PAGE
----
These are two fairly obvious examples, but problems arise when definitions of what is safe and amenable differ within the community. Does a verge planted with an over-enthusiastic pumpkin vine detract from or enhance the visual appeal of the street? Should a locality embrace a roadside produce stall even if it means traffic is slowed and parking is less available?

How do we resolve planning conflicts?

Town planners attempt to grapple with these issues by developing new policies and regulations to respond to changing demands, or by assessing applications for food growing and distribution on a case-by-case basis.

In cities that are rapidly densifying, and in a cultural environment where growing one’s own produce is enjoying a renaissance, it’s not surprising some local authorities are struggling to keep up.

This struggle is ostensibly the result of local authorities failing to recognise and prioritise their role in supporting sustainable and healthy food systems. There are immense benefits – biophysical, economic and social – to be gained from local government giving priority to urban agriculture.

Yet a recent study of the content of local community strategic plans across New South Wales found that only 10% of strategies mentioned anything about food systems as a community priority. In this sense, Australia is part of an international trend.

The ConversationSurprisingly, the local authorities in New South Wales doing the most for better food systems were regional councils. These saw food security and the opportunities presented by local food production as urgent issues. There is obviously room for our metropolitan councils to catch up and capitalise on increased cultural interest in farming our suburbs.

Jennifer Kent, Research Fellow, University of Sydney

This article was originally published on The Conversation. Read the original article.

How many people can Australia feed?



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Australia might have been ‘built on the sheep’s back’ but we can’t eat off it.
Stanley Zimny/Flickr, CC BY-NC

Bill Bellotti, The University of Queensland

Population growth has profound impacts on Australian life, and sorting myths from facts can be difficult. This article is part of our series, Is Australia Full?, which aims to help inform a wide-ranging and often emotive debate.


Australia feeds a lot of people. As a big country with a relatively small population, we have just over two arable hectares per person, one of the highest ratios in the world. Our diverse soils and climate provide a wide variety of fresh food all year round.

Historically we produce far more than we consume domestically. We sell around 65% of farm production overseas, making Australia a leading food-exporting nation. We therefore contribute to the food security not just of Australia, but of many other nations.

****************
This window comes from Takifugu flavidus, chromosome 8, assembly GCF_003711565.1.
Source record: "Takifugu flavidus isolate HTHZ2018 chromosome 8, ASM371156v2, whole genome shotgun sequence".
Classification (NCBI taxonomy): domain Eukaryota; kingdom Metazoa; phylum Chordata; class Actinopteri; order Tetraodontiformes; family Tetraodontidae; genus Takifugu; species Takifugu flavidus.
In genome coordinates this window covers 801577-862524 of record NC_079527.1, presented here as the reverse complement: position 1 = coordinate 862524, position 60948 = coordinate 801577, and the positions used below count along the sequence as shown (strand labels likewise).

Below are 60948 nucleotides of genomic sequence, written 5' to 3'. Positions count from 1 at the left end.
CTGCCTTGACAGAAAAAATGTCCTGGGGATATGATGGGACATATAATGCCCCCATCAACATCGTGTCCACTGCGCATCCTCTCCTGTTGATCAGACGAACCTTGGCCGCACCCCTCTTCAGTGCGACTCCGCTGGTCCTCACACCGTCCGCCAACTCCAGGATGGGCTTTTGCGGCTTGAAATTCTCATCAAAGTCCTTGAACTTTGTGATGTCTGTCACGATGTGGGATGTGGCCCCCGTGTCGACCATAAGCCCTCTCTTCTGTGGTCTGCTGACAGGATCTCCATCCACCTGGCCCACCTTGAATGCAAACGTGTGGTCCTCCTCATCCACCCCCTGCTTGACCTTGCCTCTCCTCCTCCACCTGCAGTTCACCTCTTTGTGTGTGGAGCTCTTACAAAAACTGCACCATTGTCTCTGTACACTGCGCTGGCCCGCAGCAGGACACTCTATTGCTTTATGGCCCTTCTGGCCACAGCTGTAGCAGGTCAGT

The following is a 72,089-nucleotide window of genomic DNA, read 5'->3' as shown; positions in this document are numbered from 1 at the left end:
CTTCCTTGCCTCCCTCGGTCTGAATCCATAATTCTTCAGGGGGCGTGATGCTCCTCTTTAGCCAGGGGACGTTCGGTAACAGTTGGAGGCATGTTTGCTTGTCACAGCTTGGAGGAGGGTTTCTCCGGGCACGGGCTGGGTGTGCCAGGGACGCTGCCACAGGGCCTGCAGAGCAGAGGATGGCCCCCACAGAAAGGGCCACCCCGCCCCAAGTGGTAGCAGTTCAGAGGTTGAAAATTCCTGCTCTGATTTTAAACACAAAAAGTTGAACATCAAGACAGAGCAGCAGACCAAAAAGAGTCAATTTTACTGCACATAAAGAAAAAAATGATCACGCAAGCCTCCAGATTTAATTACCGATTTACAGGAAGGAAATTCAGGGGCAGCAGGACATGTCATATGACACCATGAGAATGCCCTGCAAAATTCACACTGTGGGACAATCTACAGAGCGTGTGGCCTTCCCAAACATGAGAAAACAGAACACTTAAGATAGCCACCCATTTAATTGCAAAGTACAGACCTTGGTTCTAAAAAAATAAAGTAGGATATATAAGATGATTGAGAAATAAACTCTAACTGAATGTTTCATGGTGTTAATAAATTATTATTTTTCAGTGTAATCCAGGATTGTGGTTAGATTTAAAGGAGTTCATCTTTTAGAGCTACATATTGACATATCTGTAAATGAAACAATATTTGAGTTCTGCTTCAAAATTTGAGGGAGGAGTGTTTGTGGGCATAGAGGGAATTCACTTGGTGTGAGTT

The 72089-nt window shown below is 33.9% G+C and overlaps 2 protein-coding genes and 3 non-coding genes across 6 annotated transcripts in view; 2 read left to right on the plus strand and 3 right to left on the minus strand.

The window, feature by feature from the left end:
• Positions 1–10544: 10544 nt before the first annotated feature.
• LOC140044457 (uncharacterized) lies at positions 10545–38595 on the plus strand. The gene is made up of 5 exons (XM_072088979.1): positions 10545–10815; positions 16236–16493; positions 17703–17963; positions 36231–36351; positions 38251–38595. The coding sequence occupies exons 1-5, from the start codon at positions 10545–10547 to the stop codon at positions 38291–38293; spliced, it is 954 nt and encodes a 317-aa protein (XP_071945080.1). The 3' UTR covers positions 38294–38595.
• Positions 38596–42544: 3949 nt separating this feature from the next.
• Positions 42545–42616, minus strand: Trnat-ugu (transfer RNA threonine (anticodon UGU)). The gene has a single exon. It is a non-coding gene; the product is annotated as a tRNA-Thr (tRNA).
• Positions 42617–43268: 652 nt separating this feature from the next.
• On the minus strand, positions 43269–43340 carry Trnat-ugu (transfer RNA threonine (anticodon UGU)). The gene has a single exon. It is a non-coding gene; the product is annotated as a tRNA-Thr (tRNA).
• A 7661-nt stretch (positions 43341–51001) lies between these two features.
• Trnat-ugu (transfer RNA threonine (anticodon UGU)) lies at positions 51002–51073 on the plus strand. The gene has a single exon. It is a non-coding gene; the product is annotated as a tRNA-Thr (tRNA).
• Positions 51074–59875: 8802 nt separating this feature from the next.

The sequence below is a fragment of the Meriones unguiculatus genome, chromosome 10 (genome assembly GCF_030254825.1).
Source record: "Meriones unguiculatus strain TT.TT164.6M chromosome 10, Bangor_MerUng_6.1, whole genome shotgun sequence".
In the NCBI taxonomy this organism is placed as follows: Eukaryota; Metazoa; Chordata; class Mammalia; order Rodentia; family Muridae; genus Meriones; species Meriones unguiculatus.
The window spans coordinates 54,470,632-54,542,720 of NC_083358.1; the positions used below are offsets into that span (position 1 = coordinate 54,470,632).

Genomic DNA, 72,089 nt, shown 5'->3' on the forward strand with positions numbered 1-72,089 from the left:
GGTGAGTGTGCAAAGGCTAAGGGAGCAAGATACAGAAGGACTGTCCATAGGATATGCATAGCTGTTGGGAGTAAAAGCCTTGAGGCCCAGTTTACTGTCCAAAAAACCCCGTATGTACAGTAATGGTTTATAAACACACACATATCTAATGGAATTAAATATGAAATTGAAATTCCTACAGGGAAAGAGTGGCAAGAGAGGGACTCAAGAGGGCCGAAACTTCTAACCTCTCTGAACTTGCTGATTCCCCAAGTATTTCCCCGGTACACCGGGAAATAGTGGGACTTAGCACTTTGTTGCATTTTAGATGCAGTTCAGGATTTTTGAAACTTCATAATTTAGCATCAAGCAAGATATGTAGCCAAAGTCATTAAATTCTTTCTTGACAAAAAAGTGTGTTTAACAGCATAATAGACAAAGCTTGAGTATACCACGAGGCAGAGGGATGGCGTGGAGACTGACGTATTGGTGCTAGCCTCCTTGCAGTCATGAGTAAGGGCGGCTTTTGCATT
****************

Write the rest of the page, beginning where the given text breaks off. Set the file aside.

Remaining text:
However, despite being a net food exporter, Australia also imports foods such as coffee, chocolate, processed fruit and vegetables, and key ingredients used in baking our daily bread. We are part of a global food system.

How will a swelling population, projected to reach between 36.8 million and 48.3 million by 2061, affect our food security? Are we set up to weather the storm of climate change, the degradation of our natural resources, and competition for land and water use from mining and urban expansion?

By the numbers

Current Australian government policy is to increase agricultural production and food exports, with a specific focus on developing Australia’s north.

In addition to providing food and nutrition security, the Australian food sector is a key driver of public health, environment, the economy and employment. The gross value of production from Australia’s 135,000 farmers varies between A$55 billion and A$64 billion a year, with exports accounting for between A$45 billion and A$48 billion.

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Horticultural production (fruit, nuts and vegetables) will swell as Australian growers move to satisfy growing Asian demand.

Australian food processing companies add a further A$32 billion of value from 150 large food processors. We exported $A26 billion worth of processed food and beverages in 2015-16 and imported A$16.8 billion, resulting in a trade surplus of A$9.1 billion (rounded to one decimal place).

The food retail sector has an annual turnover around A$126 billion, with about 70% of Australians shopping at Woolworths or Coles. It’s also worth noting that considerable land and water resources are devoted to non-food commodities such as forestry, cotton and wool, and to environmental outcomes such as carbon sequestration or biodiversity plantings.

One in seven Australian jobs (1.6 million) are in the farm-dependent economy, and food and beverage processing employs around one-third of all Australian manufacturing workers, with promising growth prospects. Many jobs are seasonal and based in the regions. Farm and food enterprises rely on foreign workers for many key tasks, resulting in the food sector being particularly sensitive to changes in temporary work visas.